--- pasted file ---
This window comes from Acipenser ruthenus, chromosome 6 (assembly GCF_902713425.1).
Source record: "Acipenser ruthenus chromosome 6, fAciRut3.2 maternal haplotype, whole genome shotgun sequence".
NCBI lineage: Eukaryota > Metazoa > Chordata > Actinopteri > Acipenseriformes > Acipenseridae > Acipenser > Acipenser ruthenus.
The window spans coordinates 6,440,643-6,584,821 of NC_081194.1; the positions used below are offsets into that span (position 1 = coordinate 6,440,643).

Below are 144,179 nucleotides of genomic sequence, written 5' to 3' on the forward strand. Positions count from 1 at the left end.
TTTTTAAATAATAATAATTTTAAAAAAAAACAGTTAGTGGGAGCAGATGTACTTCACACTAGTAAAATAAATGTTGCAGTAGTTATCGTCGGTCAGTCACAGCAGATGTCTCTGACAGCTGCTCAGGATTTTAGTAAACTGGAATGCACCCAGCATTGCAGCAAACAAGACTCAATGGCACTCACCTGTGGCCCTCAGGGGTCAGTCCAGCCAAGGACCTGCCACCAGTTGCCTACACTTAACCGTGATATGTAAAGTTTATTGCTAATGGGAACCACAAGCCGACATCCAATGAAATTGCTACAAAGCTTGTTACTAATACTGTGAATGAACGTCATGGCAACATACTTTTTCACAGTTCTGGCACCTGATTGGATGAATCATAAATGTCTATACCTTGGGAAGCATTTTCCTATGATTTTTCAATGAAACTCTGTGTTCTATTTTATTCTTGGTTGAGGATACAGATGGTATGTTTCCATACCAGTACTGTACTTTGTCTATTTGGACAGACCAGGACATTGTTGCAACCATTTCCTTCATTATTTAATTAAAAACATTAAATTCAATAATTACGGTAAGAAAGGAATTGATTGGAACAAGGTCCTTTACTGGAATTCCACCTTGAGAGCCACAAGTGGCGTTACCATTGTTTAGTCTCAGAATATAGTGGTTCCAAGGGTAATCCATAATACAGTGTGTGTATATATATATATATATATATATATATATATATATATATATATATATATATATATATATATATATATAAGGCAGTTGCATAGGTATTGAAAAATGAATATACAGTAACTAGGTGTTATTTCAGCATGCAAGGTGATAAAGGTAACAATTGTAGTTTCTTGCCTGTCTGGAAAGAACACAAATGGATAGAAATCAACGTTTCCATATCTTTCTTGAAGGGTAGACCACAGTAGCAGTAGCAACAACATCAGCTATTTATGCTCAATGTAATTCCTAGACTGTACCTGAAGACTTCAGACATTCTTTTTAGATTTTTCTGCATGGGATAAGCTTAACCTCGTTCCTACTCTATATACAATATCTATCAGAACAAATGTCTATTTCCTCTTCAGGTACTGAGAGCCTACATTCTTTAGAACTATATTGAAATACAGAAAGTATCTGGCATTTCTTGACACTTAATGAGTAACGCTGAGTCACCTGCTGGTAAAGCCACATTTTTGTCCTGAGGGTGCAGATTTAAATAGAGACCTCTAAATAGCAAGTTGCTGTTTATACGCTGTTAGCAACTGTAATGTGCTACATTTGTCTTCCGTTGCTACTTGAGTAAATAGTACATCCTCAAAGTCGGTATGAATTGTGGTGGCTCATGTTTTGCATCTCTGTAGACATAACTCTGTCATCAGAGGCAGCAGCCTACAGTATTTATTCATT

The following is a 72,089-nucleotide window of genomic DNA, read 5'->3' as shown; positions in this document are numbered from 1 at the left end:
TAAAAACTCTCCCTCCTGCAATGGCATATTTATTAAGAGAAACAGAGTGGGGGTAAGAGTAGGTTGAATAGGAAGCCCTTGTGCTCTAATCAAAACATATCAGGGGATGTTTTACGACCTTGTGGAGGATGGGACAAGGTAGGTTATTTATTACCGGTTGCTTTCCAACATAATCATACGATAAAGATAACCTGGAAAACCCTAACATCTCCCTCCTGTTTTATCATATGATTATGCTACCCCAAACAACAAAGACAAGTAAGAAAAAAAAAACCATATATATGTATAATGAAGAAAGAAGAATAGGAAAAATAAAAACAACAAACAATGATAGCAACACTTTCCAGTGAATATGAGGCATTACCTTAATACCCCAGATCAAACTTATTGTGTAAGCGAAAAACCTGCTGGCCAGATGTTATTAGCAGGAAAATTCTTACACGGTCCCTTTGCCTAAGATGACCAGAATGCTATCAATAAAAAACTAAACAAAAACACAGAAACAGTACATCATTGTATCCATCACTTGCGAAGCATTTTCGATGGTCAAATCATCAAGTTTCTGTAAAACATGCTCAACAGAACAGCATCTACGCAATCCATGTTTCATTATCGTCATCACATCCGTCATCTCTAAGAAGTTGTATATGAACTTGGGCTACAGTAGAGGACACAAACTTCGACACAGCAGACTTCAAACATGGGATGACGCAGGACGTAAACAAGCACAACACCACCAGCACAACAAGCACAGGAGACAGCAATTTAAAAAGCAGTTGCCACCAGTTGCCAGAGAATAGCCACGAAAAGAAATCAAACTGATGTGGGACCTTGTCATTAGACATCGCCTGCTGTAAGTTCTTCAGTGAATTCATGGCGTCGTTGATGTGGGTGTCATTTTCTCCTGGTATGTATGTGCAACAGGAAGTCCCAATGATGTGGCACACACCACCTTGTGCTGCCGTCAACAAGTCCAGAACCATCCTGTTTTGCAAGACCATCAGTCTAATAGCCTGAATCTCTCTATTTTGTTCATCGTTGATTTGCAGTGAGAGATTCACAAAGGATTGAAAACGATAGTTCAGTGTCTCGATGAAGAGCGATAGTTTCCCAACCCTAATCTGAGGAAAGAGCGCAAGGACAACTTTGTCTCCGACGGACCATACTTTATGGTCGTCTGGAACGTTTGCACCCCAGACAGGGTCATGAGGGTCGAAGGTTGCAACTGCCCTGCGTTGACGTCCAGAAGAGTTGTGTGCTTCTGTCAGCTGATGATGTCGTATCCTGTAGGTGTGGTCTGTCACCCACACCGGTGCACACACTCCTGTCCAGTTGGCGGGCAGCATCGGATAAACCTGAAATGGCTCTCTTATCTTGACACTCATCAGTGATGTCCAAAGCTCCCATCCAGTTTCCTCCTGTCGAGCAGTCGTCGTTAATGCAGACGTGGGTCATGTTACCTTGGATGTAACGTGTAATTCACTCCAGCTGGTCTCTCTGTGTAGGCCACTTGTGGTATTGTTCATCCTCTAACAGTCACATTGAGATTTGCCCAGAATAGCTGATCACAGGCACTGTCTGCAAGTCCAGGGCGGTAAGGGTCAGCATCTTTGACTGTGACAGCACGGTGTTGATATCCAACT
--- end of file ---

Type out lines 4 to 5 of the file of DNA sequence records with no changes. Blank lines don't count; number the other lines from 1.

The window spans coordinates 6,440,643-6,584,821 of NC_081194.1; the positions used below are offsets into that span (position 1 = coordinate 6,440,643).

Below are 144,179 nucleotides of genomic sequence, written 5' to 3' on the forward strand. Positions count from 1 at the left end.